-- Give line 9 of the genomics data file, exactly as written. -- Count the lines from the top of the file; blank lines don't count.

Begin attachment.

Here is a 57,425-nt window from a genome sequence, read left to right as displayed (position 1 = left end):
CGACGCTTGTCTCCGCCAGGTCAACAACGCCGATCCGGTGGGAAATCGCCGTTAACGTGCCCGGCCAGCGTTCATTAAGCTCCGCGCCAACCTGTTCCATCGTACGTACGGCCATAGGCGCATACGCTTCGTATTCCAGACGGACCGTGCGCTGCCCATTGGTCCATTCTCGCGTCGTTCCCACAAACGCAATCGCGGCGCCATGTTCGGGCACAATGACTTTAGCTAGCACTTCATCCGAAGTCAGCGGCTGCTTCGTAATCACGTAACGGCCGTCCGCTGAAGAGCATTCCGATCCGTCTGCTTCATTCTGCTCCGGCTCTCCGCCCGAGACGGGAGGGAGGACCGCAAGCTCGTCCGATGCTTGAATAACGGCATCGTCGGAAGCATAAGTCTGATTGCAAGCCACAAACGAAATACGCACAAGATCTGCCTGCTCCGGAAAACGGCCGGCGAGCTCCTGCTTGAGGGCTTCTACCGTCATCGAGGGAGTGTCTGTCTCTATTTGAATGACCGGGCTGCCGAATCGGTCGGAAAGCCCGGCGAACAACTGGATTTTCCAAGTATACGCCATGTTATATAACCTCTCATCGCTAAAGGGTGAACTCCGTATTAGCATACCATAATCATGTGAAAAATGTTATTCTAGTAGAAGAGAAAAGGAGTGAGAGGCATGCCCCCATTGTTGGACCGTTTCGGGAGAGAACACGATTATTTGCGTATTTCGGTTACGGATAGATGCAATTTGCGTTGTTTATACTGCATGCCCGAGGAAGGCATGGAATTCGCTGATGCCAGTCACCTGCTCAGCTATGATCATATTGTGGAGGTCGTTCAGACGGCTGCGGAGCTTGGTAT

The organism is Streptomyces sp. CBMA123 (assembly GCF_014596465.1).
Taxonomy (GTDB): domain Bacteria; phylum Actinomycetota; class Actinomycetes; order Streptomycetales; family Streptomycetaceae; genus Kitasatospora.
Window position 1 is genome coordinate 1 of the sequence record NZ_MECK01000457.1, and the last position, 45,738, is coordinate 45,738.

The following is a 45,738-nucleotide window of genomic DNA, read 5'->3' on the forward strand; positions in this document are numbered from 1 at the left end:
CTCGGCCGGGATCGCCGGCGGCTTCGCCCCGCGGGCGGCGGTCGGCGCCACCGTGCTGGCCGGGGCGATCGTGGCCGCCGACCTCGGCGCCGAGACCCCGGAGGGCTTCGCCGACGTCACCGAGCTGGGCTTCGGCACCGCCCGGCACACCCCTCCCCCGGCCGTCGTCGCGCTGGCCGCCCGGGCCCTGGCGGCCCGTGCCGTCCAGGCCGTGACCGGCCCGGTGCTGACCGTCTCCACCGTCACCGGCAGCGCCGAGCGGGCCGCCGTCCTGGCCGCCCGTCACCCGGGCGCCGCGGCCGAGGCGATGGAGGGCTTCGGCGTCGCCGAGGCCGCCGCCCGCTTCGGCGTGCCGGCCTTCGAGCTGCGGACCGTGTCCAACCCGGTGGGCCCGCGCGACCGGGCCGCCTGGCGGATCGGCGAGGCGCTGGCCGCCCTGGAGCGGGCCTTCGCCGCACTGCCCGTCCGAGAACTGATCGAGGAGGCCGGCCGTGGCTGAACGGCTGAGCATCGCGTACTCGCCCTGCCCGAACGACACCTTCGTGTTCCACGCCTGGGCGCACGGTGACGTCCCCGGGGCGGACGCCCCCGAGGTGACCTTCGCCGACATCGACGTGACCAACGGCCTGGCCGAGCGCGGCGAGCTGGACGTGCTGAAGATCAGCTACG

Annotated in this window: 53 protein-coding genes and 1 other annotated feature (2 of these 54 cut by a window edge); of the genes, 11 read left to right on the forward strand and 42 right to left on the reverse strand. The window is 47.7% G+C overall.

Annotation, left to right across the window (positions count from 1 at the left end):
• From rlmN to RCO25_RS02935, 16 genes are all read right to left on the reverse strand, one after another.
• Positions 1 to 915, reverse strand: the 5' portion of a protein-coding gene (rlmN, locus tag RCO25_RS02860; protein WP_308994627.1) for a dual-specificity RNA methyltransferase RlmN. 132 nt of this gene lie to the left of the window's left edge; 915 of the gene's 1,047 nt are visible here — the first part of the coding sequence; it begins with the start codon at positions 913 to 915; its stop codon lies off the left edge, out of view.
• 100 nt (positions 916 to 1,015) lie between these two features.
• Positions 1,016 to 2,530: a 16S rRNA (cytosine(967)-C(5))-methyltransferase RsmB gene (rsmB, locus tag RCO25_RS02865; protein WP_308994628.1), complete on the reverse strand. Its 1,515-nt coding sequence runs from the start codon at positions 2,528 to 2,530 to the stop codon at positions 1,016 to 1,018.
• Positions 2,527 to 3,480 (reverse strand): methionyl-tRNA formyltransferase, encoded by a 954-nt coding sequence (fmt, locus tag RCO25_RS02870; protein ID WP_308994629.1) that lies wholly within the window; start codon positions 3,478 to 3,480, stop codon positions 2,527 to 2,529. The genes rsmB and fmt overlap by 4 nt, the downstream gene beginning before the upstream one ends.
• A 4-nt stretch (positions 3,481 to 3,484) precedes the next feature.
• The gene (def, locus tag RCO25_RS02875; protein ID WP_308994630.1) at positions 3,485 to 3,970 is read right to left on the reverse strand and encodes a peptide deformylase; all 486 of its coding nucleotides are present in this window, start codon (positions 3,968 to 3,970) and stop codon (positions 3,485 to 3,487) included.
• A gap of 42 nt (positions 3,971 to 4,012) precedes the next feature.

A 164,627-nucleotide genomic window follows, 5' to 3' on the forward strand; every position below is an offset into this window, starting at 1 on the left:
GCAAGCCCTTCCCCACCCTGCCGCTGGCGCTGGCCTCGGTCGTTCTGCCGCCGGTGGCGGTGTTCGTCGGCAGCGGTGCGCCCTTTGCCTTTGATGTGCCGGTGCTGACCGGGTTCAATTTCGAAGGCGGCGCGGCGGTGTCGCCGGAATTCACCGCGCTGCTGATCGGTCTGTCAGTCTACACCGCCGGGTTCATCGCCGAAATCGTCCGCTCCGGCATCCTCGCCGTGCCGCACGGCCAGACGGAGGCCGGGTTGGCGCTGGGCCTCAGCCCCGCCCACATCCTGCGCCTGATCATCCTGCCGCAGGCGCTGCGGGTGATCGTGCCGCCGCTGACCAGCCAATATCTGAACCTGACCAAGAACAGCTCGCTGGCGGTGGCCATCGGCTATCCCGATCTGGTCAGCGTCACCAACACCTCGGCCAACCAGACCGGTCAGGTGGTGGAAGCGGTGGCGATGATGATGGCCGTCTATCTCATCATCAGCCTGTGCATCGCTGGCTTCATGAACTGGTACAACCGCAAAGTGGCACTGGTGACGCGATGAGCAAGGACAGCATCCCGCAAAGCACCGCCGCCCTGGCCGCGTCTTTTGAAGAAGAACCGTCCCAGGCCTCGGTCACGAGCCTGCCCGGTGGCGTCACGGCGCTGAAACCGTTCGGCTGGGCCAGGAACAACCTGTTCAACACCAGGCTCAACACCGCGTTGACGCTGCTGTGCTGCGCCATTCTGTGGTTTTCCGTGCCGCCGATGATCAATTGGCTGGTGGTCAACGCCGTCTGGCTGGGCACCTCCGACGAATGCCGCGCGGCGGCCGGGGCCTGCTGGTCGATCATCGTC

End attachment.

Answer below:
Annotation, left to right across the window (positions count from 1 at the left end):